By insinuating that teachers can’t or won’t teach kids to read, Sen. Cassidy misses a golden opportunity to back real solutions that would have a meaningful impact on the nation’s literacy rates. He could have used his platform to champion reforms with known impact: smaller class sizes, improved learning conditions, addressing socioeconomic factors, and teacher professional development. Alas, he prioritized the same tried-and-failed methods that noneducators often suggest: more government oversight, mandated testing, and scripted one-size-fits-all curriculum. Have those ever worked? Nope.

From the lack of credible research to the decidedly anti-teacher rhetoric, Sen. Cassidy seems to bank on the assumption that America will swallow his word salad without looking at the ingredient list – and that’s where you come in.

As literacy educators, experts, and advocates, we have the power and the obligation to call out this tomfoolery. So, grab your keyboards and help bombard the Senate Committee on Health, Education, Labor, and Pensions with the facts about literacy education. Visit RRCNA’s Act Now page and use our simple advocacy tools to share our prewritten letter or your own story by the April 5th deadline.

In the meantime, let’s all agree to stick to the facts, shall we? After all, when it comes to the critical importance of literacy rates, U.S. children, teachers, and schools deserve more than just a tall tale spun by a politician with an agenda.


Dr. Billy Molasso is the Executive Director of the not-for-profit Reading Recovery Council of North America.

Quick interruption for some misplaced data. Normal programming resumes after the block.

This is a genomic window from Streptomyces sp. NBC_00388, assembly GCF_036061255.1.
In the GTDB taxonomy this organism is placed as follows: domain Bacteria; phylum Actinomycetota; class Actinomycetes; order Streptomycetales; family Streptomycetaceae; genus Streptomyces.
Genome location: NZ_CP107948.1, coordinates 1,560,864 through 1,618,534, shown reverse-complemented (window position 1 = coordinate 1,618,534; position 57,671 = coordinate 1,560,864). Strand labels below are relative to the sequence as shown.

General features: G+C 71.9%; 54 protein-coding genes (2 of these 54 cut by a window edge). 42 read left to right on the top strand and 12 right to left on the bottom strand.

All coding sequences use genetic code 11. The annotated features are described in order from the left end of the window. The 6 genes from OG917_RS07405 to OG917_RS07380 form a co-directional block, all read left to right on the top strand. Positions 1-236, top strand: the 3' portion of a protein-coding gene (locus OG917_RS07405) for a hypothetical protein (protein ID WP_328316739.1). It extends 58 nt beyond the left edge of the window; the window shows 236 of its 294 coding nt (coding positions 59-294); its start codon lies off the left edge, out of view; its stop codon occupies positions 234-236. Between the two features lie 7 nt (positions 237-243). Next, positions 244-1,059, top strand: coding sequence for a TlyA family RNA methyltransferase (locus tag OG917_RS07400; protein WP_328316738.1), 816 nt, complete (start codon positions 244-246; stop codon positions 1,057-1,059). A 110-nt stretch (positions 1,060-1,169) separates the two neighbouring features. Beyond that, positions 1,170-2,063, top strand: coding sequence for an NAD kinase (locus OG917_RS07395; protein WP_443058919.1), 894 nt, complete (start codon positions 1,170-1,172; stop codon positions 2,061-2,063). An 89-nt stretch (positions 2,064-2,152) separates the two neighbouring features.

Citations:

Aukerman, M. (2024, February 22). Toward comprehensive, research-informed literacy instruction: Thinking with, against, and beyond the science of reading. [Webinar]. Ithaca College Department of Education 2024 Educational Freedom Lecture and Community Read. https://media.ithaca.edu/media/Maren+Aukerman+2024+Ithaca+College+Educational+Freed

Cassidy, B. (2024). “Preventing a Lost Generation: Facing a Critical Moment in Students’ Literacy [PDF]. Retrieved from https://www.help.senate.gov/imo/media/doc/literacy_report.pdf.

Evidence for ESSA. Reading Programs. Retrieved from https://www.evidenceforessa.org/programs/reading/.

Greene, Peter. “The Most Misused Statistics in Education.” Forbes, 16 Mar. 2023, www.forbes.com/sites/petergreene/2023/03/16/the-most-misused-statistics-in-education/?sh=c00c20b57926.

Institute of Education Sciences. What Works Clearinghouse. Retrieved from https://ies.ed.gov/ncee/wwc/

Loveless, T. (2019, September 26). The NAEP proficiency myth. Brookings Institution. https://www.brookings.edu/articles/the-naep-proficiency-myth/.

Reading Recovery Council of North America. Research Article Database. Retrieved from https://readingrecovery.org/resources/research-article-database/.

Thomas, Paul. (2024, February 23). Big lies of education: Reading proficiency and NAEP. Radical Scholarship. https://radicalscholarship.com/2024/02/23/big-lies-of-education-reading-proficiency-and-naep/.